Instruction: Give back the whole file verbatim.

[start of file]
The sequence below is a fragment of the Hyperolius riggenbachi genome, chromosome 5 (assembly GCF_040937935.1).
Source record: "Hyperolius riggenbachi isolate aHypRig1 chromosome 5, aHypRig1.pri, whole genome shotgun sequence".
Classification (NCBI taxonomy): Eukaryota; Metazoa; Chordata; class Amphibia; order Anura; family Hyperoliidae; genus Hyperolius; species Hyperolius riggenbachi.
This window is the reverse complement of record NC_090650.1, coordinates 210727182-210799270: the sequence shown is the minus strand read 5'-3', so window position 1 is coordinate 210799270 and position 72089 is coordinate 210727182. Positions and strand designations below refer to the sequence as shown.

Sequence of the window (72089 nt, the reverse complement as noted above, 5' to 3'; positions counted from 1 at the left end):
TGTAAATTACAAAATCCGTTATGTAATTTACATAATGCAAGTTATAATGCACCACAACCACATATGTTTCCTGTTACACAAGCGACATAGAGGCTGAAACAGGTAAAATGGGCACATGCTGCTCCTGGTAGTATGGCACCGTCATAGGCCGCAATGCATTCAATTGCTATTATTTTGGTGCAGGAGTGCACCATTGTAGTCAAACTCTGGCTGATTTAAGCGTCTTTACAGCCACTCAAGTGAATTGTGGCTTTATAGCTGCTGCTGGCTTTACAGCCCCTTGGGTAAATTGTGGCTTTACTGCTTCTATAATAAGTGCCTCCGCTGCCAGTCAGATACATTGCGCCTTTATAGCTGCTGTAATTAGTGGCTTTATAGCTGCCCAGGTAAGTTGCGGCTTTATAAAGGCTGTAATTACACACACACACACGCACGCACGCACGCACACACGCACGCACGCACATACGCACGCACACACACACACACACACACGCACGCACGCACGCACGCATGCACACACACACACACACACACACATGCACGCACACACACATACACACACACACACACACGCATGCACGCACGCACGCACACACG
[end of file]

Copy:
The sequence below is a fragment of the Hyperolius riggenbachi genome, chromosome 5 (assembly GCF_040937935.1).
Source record: "Hyperolius riggenbachi isolate aHypRig1 chromosome 5, aHypRig1.pri, whole genome shotgun sequence".
Classification (NCBI taxonomy): Eukaryota; Metazoa; Chordata; class Amphibia; order Anura; family Hyperoliidae; genus Hyperolius; species Hyperolius riggenbachi.
This window is the reverse complement of record NC_090650.1, coordinates 210727182-210799270: the sequence shown is the minus strand read 5'-3', so window position 1 is coordinate 210799270 and position 72089 is coordinate 210727182. Positions and strand designations below refer to the sequence as shown.

Sequence of the window (72089 nt, the reverse complement as noted above, 5' to 3'; positions counted from 1 at the left end):
TGTAAATTACAAAATCCGTTATGTAATTTACATAATGCAAGTTATAATGCACCACAACCACATATGTTTCCTGTTACACAAGCGACATAGAGGCTGAAACAGGTAAAATGGGCACATGCTGCTCCTGGTAGTATGGCACCGTCATAGGCCGCAATGCATTCAATTGCTATTATTTTGGTGCAGGAGTGCACCATTGTAGTCAAACTCTGGCTGATTTAAGCGTCTTTACAGCCACTCAAGTGAATTGTGGCTTTATAGCTGCTGCTGGCTTTACAGCCCCTTGGGTAAATTGTGGCTTTACTGCTTCTATAATAAGTGCCTCCGCTGCCAGTCAGATACATTGCGCCTTTATAGCTGCTGTAATTAGTGGCTTTATAGCTGCCCAGGTAAGTTGCGGCTTTATAAAGGCTGTAATTACACACACACACACGCACGCACGCACGCACACACGCACGCACGCACATACGCACGCACACACACACACACACACACGCACGCACGCACGCACGCATGCACACACACACACACACACACACATGCACGCACACACACATACACACACACACACACACGCATGCACGCACGCACGCACACACG